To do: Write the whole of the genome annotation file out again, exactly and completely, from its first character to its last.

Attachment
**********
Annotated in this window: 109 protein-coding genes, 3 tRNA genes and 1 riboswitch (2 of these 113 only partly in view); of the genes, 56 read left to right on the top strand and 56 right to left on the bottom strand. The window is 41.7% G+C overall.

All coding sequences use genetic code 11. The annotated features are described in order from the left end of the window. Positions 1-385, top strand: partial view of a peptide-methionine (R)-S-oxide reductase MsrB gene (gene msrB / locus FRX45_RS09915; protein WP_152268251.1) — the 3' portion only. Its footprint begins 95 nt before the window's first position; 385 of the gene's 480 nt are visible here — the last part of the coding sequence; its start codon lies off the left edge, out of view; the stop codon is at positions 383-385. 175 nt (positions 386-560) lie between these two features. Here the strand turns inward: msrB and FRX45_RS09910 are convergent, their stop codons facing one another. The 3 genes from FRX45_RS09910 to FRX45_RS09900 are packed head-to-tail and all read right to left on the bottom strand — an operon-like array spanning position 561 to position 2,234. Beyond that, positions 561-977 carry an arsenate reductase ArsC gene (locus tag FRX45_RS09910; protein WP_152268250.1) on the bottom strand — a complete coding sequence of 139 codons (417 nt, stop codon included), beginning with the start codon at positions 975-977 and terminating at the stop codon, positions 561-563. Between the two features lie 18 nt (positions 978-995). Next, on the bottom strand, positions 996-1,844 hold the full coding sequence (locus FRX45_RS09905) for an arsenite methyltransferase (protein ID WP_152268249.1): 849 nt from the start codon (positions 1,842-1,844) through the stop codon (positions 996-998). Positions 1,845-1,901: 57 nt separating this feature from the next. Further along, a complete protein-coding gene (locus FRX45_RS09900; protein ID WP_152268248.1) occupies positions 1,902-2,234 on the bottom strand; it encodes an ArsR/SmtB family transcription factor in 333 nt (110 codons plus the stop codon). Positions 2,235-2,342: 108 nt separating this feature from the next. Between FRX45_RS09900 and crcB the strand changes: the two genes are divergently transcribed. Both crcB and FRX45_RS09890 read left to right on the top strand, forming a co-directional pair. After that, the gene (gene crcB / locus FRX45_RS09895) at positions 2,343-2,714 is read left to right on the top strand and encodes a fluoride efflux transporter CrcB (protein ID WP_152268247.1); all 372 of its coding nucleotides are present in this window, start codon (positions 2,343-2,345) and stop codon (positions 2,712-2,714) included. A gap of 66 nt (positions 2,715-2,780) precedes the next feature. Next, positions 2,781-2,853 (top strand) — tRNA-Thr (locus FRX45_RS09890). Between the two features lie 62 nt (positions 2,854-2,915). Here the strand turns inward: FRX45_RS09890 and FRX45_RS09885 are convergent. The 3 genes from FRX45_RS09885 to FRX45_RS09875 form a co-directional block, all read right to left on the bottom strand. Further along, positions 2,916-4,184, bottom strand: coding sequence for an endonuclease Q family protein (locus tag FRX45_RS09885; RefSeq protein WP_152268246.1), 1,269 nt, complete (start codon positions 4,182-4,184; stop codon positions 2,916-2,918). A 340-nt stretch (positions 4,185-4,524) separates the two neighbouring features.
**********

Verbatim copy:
Annotated in this window: 109 protein-coding genes, 3 tRNA genes and 1 riboswitch (2 of these 113 only partly in view); of the genes, 56 read left to right on the top strand and 56 right to left on the bottom strand. The window is 41.7% G+C overall.

All coding sequences use genetic code 11. The annotated features are described in order from the left end of the window. Positions 1-385, top strand: partial view of a peptide-methionine (R)-S-oxide reductase MsrB gene (gene msrB / locus FRX45_RS09915; protein WP_152268251.1) — the 3' portion only. Its footprint begins 95 nt before the window's first position; 385 of the gene's 480 nt are visible here — the last part of the coding sequence; its start codon lies off the left edge, out of view; the stop codon is at positions 383-385. 175 nt (positions 386-560) lie between these two features. Here the strand turns inward: msrB and FRX45_RS09910 are convergent, their stop codons facing one another. The 3 genes from FRX45_RS09910 to FRX45_RS09900 are packed head-to-tail and all read right to left on the bottom strand — an operon-like array spanning position 561 to position 2,234. Beyond that, positions 561-977 carry an arsenate reductase ArsC gene (locus tag FRX45_RS09910; protein WP_152268250.1) on the bottom strand — a complete coding sequence of 139 codons (417 nt, stop codon included), beginning with the start codon at positions 975-977 and terminating at the stop codon, positions 561-563. Between the two features lie 18 nt (positions 978-995). Next, on the bottom strand, positions 996-1,844 hold the full coding sequence (locus FRX45_RS09905) for an arsenite methyltransferase (protein ID WP_152268249.1): 849 nt from the start codon (positions 1,842-1,844) through the stop codon (positions 996-998). Positions 1,845-1,901: 57 nt separating this feature from the next. Further along, a complete protein-coding gene (locus FRX45_RS09900; protein ID WP_152268248.1) occupies positions 1,902-2,234 on the bottom strand; it encodes an ArsR/SmtB family transcription factor in 333 nt (110 codons plus the stop codon). Positions 2,235-2,342: 108 nt separating this feature from the next. Between FRX45_RS09900 and crcB the strand changes: the two genes are divergently transcribed. Both crcB and FRX45_RS09890 read left to right on the top strand, forming a co-directional pair. After that, the gene (gene crcB / locus FRX45_RS09895) at positions 2,343-2,714 is read left to right on the top strand and encodes a fluoride efflux transporter CrcB (protein ID WP_152268247.1); all 372 of its coding nucleotides are present in this window, start codon (positions 2,343-2,345) and stop codon (positions 2,712-2,714) included. A gap of 66 nt (positions 2,715-2,780) precedes the next feature. Next, positions 2,781-2,853 (top strand) — tRNA-Thr (locus FRX45_RS09890). Between the two features lie 62 nt (positions 2,854-2,915). Here the strand turns inward: FRX45_RS09890 and FRX45_RS09885 are convergent. The 3 genes from FRX45_RS09885 to FRX45_RS09875 form a co-directional block, all read right to left on the bottom strand. Further along, positions 2,916-4,184, bottom strand: coding sequence for an endonuclease Q family protein (locus tag FRX45_RS09885; RefSeq protein WP_152268246.1), 1,269 nt, complete (start codon positions 4,182-4,184; stop codon positions 2,916-2,918). A 340-nt stretch (positions 4,185-4,524) separates the two neighbouring features.